Developer offers accommodation around Sterling Superfund site
A developer met with county staff about a proposal to build 91 homes around a former landfill between Broad Run Farms and CountrySide in northeast Loudoun.
The Hidden Lane landfill site on this site was a private 25-acre landfill that operated from 1971 to 1984, when regulators and county courts closed it due to groundwater contamination and because the county had never approved the landfill. In 1989, the Loudoun County Health Department found evidence of a common degreaser in the groundwater and well water of homes around the property. A total of 36 homes contained contaminated well water. And in 2008, a 150-acre area including the landfill was added to the Environmental Protection Agency’s Superfund list of the nation’s most contaminated sites. The EPA also decided to pay to provide central water service to affected homes.
Ultimately, a company created by the estate of the former owner, Persimmon Lane, struck a deal in 2017 to reimburse the federal and state governments for cleanup costs with the proceeds from the sale of the property, while the EPA. The new proposal, from Christopher Companies, combines the Persimmon Lane property with a neighboring property for a total of 237 acres – most of which is unusable for homes, either because of the toxic dump site or in the floodplain.
The single-family homes now on offer are said to be on three parts of the property that are at a higher elevation than the rest, according to preliminary documents submitted to the county. Twenty-two would be on an extension from Youngs Cliff Road to Broad Run Farms along the Potomac River; 88 would be along the roads connecting McCarty Court and Selden Court to CountrySide; and three would be south of Persimmon Lane. The houses would be tight against each other, with five feet of yard on each side, 15 feet in the front and 25 feet in the back.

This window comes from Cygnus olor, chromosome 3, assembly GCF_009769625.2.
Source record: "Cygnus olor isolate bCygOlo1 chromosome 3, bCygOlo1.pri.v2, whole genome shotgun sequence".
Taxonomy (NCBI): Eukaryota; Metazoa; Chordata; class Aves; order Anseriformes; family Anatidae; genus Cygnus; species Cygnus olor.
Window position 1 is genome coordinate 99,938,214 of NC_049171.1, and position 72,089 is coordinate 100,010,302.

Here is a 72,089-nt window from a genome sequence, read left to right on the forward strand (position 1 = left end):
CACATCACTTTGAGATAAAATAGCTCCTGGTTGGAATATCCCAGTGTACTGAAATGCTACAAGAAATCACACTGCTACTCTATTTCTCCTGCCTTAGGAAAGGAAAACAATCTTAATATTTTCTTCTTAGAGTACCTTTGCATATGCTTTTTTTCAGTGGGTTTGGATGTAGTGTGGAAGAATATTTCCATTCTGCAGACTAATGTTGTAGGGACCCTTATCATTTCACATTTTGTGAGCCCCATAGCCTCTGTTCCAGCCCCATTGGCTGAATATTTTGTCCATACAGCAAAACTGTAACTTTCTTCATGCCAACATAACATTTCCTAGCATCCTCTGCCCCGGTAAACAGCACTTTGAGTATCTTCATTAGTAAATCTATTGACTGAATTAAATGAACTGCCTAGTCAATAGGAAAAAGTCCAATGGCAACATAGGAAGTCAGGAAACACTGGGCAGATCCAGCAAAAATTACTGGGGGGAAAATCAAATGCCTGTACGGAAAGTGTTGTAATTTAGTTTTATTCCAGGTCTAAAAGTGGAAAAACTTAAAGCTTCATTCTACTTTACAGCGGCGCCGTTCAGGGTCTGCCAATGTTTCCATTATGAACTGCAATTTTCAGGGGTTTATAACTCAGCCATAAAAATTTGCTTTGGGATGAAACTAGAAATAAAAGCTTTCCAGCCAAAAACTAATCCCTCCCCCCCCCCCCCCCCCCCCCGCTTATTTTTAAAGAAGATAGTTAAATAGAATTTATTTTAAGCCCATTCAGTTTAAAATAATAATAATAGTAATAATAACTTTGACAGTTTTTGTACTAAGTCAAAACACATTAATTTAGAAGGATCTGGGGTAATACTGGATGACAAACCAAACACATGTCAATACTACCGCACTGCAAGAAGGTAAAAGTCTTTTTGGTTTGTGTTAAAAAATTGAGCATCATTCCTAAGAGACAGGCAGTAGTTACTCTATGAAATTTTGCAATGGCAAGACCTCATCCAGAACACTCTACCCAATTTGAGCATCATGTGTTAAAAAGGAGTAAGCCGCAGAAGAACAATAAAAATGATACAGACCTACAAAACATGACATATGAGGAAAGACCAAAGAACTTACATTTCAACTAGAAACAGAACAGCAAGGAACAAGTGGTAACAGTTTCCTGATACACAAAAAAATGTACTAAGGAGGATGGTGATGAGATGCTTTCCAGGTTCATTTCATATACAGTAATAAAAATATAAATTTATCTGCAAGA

The proposal also includes the installation of solar panels at the landfill site, bringing this land back into service for the first time in decades, which would require a separate rezoning request. There is also a cemetery on the property at the south end near McCarty Court which should be protected.
If the request is accepted, it will go through a legislative review process that includes public hearings at both the Planning Commission and the Board of Supervisors.